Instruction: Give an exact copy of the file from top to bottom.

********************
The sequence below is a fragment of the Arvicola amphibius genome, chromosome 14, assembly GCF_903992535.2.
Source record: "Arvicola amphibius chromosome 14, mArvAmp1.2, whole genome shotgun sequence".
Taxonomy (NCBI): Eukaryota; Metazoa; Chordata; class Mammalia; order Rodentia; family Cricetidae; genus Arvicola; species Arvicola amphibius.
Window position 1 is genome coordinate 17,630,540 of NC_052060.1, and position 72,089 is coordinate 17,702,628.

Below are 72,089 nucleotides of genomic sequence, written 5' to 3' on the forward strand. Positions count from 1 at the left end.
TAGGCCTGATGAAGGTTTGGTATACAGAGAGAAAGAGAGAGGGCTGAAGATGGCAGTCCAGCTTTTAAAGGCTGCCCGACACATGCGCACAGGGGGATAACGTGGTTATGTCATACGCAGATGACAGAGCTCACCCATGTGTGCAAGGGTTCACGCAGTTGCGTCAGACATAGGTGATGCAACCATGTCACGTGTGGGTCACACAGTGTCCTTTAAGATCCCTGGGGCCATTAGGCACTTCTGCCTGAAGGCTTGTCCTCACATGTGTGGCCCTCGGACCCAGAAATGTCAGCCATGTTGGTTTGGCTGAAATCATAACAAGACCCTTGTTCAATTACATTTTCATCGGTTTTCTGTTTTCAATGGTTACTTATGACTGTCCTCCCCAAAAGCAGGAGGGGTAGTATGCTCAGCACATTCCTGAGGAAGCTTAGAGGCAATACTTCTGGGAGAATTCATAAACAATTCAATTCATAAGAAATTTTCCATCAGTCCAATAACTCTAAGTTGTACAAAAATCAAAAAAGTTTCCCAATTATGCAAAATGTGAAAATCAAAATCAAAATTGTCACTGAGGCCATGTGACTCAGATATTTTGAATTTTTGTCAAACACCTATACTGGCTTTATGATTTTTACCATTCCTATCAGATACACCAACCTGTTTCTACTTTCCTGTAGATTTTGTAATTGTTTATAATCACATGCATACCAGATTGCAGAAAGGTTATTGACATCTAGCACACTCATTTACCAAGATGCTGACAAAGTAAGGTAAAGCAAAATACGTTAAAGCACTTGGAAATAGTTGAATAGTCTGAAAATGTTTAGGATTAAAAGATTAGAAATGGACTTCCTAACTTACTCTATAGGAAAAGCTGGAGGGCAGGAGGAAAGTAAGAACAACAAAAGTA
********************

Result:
The sequence below is a fragment of the Arvicola amphibius genome, chromosome 14, assembly GCF_903992535.2.
Source record: "Arvicola amphibius chromosome 14, mArvAmp1.2, whole genome shotgun sequence".
Taxonomy (NCBI): Eukaryota; Metazoa; Chordata; class Mammalia; order Rodentia; family Cricetidae; genus Arvicola; species Arvicola amphibius.
Window position 1 is genome coordinate 17,630,540 of NC_052060.1, and position 72,089 is coordinate 17,702,628.

Below are 72,089 nucleotides of genomic sequence, written 5' to 3' on the forward strand. Positions count from 1 at the left end.
TAGGCCTGATGAAGGTTTGGTATACAGAGAGAAAGAGAGAGGGCTGAAGATGGCAGTCCAGCTTTTAAAGGCTGCCCGACACATGCGCACAGGGGGATAACGTGGTTATGTCATACGCAGATGACAGAGCTCACCCATGTGTGCAAGGGTTCACGCAGTTGCGTCAGACATAGGTGATGCAACCATGTCACGTGTGGGTCACACAGTGTCCTTTAAGATCCCTGGGGCCATTAGGCACTTCTGCCTGAAGGCTTGTCCTCACATGTGTGGCCCTCGGACCCAGAAATGTCAGCCATGTTGGTTTGGCTGAAATCATAACAAGACCCTTGTTCAATTACATTTTCATCGGTTTTCTGTTTTCAATGGTTACTTATGACTGTCCTCCCCAAAAGCAGGAGGGGTAGTATGCTCAGCACATTCCTGAGGAAGCTTAGAGGCAATACTTCTGGGAGAATTCATAAACAATTCAATTCATAAGAAATTTTCCATCAGTCCAATAACTCTAAGTTGTACAAAAATCAAAAAAGTTTCCCAATTATGCAAAATGTGAAAATCAAAATCAAAATTGTCACTGAGGCCATGTGACTCAGATATTTTGAATTTTTGTCAAACACCTATACTGGCTTTATGATTTTTACCATTCCTATCAGATACACCAACCTGTTTCTACTTTCCTGTAGATTTTGTAATTGTTTATAATCACATGCATACCAGATTGCAGAAAGGTTATTGACATCTAGCACACTCATTTACCAAGATGCTGACAAAGTAAGGTAAAGCAAAATACGTTAAAGCACTTGGAAATAGTTGAATAGTCTGAAAATGTTTAGGATTAAAAGATTAGAAATGGACTTCCTAACTTACTCTATAGGAAAAGCTGGAGGGCAGGAGGAAAGTAAGAACAACAAAAGTA